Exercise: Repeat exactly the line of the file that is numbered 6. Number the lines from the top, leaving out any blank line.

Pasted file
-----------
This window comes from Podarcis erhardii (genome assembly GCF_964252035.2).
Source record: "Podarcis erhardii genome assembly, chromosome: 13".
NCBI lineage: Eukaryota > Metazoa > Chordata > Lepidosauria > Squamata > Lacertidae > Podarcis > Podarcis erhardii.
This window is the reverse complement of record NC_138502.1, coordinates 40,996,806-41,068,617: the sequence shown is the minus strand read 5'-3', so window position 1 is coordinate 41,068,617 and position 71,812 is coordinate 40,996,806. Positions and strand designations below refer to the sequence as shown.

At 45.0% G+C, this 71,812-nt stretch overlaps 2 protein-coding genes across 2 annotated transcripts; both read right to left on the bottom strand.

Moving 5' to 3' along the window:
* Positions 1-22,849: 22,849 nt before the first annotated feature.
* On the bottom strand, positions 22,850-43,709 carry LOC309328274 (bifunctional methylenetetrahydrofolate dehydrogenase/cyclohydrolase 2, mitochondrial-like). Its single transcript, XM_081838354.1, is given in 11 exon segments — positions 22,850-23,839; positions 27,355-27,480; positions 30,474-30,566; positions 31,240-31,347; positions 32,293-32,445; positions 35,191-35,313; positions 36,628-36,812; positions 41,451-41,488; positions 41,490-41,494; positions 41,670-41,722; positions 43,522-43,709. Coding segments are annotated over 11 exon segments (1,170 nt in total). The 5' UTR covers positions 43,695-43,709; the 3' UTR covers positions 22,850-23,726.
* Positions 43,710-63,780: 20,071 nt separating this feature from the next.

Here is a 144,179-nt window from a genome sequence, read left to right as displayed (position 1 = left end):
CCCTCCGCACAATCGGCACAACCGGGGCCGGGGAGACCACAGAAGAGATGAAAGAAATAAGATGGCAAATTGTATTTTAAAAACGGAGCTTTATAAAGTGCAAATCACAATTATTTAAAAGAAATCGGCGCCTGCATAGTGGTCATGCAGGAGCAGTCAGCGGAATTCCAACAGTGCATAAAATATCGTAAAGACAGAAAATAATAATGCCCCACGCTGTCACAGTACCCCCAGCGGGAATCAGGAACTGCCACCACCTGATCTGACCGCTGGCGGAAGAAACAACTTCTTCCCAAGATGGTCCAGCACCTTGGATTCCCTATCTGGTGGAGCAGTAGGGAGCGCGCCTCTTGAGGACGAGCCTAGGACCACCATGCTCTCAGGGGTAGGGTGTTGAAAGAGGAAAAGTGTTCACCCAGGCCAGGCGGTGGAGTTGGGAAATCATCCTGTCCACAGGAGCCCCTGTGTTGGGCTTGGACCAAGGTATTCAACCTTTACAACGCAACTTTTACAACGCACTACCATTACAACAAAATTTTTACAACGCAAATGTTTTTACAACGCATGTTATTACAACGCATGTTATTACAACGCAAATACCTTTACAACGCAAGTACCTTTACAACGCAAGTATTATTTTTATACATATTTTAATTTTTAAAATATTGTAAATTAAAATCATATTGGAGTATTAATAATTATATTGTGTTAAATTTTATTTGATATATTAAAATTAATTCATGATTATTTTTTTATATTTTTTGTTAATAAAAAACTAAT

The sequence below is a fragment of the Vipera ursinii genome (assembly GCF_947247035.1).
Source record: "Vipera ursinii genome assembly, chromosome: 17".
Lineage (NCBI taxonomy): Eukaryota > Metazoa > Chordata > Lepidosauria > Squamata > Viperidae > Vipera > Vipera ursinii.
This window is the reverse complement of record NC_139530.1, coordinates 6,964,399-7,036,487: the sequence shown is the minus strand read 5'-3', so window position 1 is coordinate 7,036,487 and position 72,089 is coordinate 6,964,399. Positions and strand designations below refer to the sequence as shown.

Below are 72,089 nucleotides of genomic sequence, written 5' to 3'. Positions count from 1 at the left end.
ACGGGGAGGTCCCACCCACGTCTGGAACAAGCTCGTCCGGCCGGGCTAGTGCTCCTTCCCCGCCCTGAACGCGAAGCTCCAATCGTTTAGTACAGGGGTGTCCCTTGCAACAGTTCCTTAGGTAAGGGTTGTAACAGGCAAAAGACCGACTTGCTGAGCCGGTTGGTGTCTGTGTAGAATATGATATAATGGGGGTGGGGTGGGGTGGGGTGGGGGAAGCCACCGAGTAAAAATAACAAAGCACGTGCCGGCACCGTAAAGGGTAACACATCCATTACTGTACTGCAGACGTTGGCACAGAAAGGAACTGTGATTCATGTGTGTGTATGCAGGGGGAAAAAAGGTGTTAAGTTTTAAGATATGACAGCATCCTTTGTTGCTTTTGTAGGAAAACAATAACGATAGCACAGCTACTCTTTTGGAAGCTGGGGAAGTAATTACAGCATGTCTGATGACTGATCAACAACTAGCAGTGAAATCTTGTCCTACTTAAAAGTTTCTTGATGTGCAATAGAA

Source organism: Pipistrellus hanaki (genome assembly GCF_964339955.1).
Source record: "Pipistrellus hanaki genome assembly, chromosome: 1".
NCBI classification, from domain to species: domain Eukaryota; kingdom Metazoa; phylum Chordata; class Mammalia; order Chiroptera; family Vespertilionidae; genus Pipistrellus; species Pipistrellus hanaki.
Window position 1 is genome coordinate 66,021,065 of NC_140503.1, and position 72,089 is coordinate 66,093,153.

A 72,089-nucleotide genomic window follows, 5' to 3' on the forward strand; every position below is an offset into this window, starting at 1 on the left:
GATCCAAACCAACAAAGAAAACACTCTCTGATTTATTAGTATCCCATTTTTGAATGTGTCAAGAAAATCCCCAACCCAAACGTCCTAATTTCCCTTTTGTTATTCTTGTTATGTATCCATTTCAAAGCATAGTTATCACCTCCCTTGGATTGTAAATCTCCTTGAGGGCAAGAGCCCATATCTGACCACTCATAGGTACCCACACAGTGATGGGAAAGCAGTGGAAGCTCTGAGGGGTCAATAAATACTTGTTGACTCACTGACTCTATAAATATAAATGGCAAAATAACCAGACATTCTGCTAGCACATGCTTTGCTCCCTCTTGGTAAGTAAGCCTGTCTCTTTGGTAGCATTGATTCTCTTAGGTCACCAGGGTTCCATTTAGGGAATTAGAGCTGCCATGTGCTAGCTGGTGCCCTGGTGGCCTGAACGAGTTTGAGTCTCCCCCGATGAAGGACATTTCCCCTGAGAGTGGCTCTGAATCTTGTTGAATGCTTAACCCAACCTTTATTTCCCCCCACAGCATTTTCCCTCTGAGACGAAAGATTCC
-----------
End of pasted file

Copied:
Moving 5' to 3' along the window: